A neighbor stopped by the other day to say he'd read a couple of my short stories: his eyes locked mine. His gaze, so fixed, portended the expectation that if he stared hard enough he might be able to see a panorama of oddball objects and people, fractured desires, oily possums and resurrection ferns, like a shower of floaters drifting off the back of my retina. “I’d sure like to see inside your head,” he said softly. He is a therapist.
My own desire to see inside heads has plagued and motivated me from childhood throughout my writing career. It is also what gave me pause mid-way to think that, despite competence as a writer, perhaps I could accomplish greater good as a social worker or psychologist.
As a talk therapist, I could put my interviewer skills to work, closely listening and asking questions that would support individuals like myself who seek answers hidden in life stories. So in that season of rethinking, I began to re-school, to prepare myself for the pursuit of advanced degree(s) in psychology; this, even as I continued to write for a living. Then something providential happened, I was accepted into a summer fiction writing workshop at Johns Hopkins University (JHU) and thereafter invited to teach in the JHU Odyssey program and then their Osher and then their undergraduate programs. Then Smithsonian Associates called. ...My vocation had found me, even if “lecturer” or “adjunct” and “honorariums” didn’t pay the bills. But from that time, my life as a writer would evolve to higher levels of literary inquiry and emotional richness as a teacher and coach. And writing, as my student writers are quick to point out, is cheap therapy. So I feel I am helping people accomplish what’s worthwhile.
Over the past 30 years I’ve listened to and read, and read again, astounding stories by people who have lead the most wildly adventurous, calamitous, inventive, or normal of lives. I’ve encouraged and counseled. I’ve squiggled and marked up pages like a zealous Jackson Pollock, providing honest, perhaps tough feedback, pushing new writers to improve their craft, and encouraging seasoned writers to take bigger risks. With every story, I want the writer to know her tools, make decisions, take control. Plumb the depths. Find insight. Experience epiphany.
Tall orders, yes.
And, at the very least, I want the writer to know and remember that she has permission to write. That the reward to writing will be more than the remembering and recording. That with any luck at all, she will discover an element of surprise, a personal insight--and there will be a thrill to it.
I’ve incorporated into my own writing process, much of what I teach. So let’s say I know the tricks for getting a piece of writing started, have gotten to know my story characters, decided on a story problem and, probably, have conceived of a basic design or structure, which will help me with how I approach and develop what I feel is of greatest importance to the story, even before I know the story’s actual course of events (unfathomable, I know, but not).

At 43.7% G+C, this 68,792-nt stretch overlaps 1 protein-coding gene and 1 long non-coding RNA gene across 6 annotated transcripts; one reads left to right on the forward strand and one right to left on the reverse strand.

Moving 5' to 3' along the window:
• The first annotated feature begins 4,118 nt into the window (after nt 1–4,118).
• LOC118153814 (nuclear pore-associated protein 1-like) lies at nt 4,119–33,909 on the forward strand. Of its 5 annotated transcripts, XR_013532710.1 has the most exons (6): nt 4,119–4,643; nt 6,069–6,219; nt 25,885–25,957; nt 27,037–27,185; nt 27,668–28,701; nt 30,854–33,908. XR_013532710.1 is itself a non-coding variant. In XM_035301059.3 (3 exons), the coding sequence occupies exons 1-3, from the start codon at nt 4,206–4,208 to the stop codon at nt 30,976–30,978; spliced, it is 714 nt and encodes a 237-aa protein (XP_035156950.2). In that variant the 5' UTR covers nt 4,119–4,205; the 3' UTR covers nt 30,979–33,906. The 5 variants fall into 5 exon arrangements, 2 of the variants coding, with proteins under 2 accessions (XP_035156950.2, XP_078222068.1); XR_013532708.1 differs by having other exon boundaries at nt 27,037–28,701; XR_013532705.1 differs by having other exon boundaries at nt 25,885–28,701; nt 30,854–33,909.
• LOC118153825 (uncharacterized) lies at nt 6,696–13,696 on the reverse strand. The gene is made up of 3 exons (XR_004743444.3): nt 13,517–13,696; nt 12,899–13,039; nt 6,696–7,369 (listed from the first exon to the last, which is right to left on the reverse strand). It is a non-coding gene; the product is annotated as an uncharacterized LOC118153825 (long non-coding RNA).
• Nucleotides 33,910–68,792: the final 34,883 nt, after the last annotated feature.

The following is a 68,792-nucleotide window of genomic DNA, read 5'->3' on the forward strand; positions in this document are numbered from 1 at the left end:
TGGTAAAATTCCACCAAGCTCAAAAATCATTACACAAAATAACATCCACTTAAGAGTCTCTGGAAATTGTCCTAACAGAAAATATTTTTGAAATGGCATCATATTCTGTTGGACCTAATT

For my short story, “When Desire Can’t Find Its Object,” I chose description as the primary development strategy. In writing about identity and desire, not necessarily romance, the visual images (the objects) provide the psychological subtext, a changing venue of ephemeral connection.
All objects and places are haunted. This becomes clear in The Jelly Women linked stories and novel. The entrepreneurial grandma attaches stories to the items for sale in her store. Through her storytelling, objects are exposed and prized for their past lives.
Throughout my writing process, which includes throwing words out on their ears when they don’t sound quite right or don’t add meaning, I keep peeping into that flotsam that blurs my street vision to pull out curious bits--don’t ask me where they came from. It’s dreamlike in there and bits are shape changers. But I’m happy to examine each for texture and substance and then watch and listen as one bit mixes it up with the others. Mostly, it’s after I’ve given the bits an essential work methods pep talk (that everything will be ok, that it’s ok, that it’s really ok) that surprising, unknowable things happen. And that’s the beauty of it--the surprise of how far the subconscious pushes itself into your story--and what it might have to say. For instance, there is nothing in these stories I’ve written that is true about me. Or is there?
I’m still sorting that out...
One last confession, a practical matter really: before I sit to write, I must find a comfortable writing chair, all the while resisting the temptation to jump up, for all the distractions, and burn down the house.
My house’s out of the ordinary
Don’t want to hurt nobody
Some things sure can sweep me off my feet
Burning down the house
TALKING HEADS, "Burning Down the House," Speaking Tongues album